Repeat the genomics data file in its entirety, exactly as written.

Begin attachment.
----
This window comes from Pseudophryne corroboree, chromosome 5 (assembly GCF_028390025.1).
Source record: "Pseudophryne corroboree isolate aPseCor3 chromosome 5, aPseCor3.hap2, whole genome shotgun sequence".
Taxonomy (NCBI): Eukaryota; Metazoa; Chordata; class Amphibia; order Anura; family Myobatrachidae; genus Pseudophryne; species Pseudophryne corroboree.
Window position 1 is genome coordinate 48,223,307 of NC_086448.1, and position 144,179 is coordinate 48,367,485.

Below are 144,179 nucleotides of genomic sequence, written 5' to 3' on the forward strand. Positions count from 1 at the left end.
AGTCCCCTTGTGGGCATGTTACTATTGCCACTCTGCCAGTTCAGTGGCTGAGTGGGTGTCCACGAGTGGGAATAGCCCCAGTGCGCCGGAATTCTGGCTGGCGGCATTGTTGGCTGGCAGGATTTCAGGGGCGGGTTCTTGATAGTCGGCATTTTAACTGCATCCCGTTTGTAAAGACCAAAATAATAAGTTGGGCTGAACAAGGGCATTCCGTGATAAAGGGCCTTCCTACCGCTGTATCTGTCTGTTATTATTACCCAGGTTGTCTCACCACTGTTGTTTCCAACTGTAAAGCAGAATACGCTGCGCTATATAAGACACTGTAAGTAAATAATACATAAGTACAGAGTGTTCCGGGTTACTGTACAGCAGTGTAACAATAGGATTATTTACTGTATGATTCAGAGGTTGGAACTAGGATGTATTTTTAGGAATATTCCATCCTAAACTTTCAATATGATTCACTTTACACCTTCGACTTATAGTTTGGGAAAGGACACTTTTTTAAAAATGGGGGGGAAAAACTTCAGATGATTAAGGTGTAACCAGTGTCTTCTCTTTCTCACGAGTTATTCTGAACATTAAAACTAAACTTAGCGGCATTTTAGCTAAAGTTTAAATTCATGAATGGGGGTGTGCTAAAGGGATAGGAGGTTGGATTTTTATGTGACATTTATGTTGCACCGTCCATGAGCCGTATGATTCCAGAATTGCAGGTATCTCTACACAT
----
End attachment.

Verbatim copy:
This window comes from Pseudophryne corroboree, chromosome 5 (assembly GCF_028390025.1).
Source record: "Pseudophryne corroboree isolate aPseCor3 chromosome 5, aPseCor3.hap2, whole genome shotgun sequence".
Taxonomy (NCBI): Eukaryota; Metazoa; Chordata; class Amphibia; order Anura; family Myobatrachidae; genus Pseudophryne; species Pseudophryne corroboree.
Window position 1 is genome coordinate 48,223,307 of NC_086448.1, and position 144,179 is coordinate 48,367,485.

Below are 144,179 nucleotides of genomic sequence, written 5' to 3' on the forward strand. Positions count from 1 at the left end.
AGTCCCCTTGTGGGCATGTTACTATTGCCACTCTGCCAGTTCAGTGGCTGAGTGGGTGTCCACGAGTGGGAATAGCCCCAGTGCGCCGGAATTCTGGCTGGCGGCATTGTTGGCTGGCAGGATTTCAGGGGCGGGTTCTTGATAGTCGGCATTTTAACTGCATCCCGTTTGTAAAGACCAAAATAATAAGTTGGGCTGAACAAGGGCATTCCGTGATAAAGGGCCTTCCTACCGCTGTATCTGTCTGTTATTATTACCCAGGTTGTCTCACCACTGTTGTTTCCAACTGTAAAGCAGAATACGCTGCGCTATATAAGACACTGTAAGTAAATAATACATAAGTACAGAGTGTTCCGGGTTACTGTACAGCAGTGTAACAATAGGATTATTTACTGTATGATTCAGAGGTTGGAACTAGGATGTATTTTTAGGAATATTCCATCCTAAACTTTCAATATGATTCACTTTACACCTTCGACTTATAGTTTGGGAAAGGACACTTTTTTAAAAATGGGGGGGAAAAACTTCAGATGATTAAGGTGTAACCAGTGTCTTCTCTTTCTCACGAGTTATTCTGAACATTAAAACTAAACTTAGCGGCATTTTAGCTAAAGTTTAAATTCATGAATGGGGGTGTGCTAAAGGGATAGGAGGTTGGATTTTTATGTGACATTTATGTTGCACCGTCCATGAGCCGTATGATTCCAGAATTGCAGGTATCTCTACACAT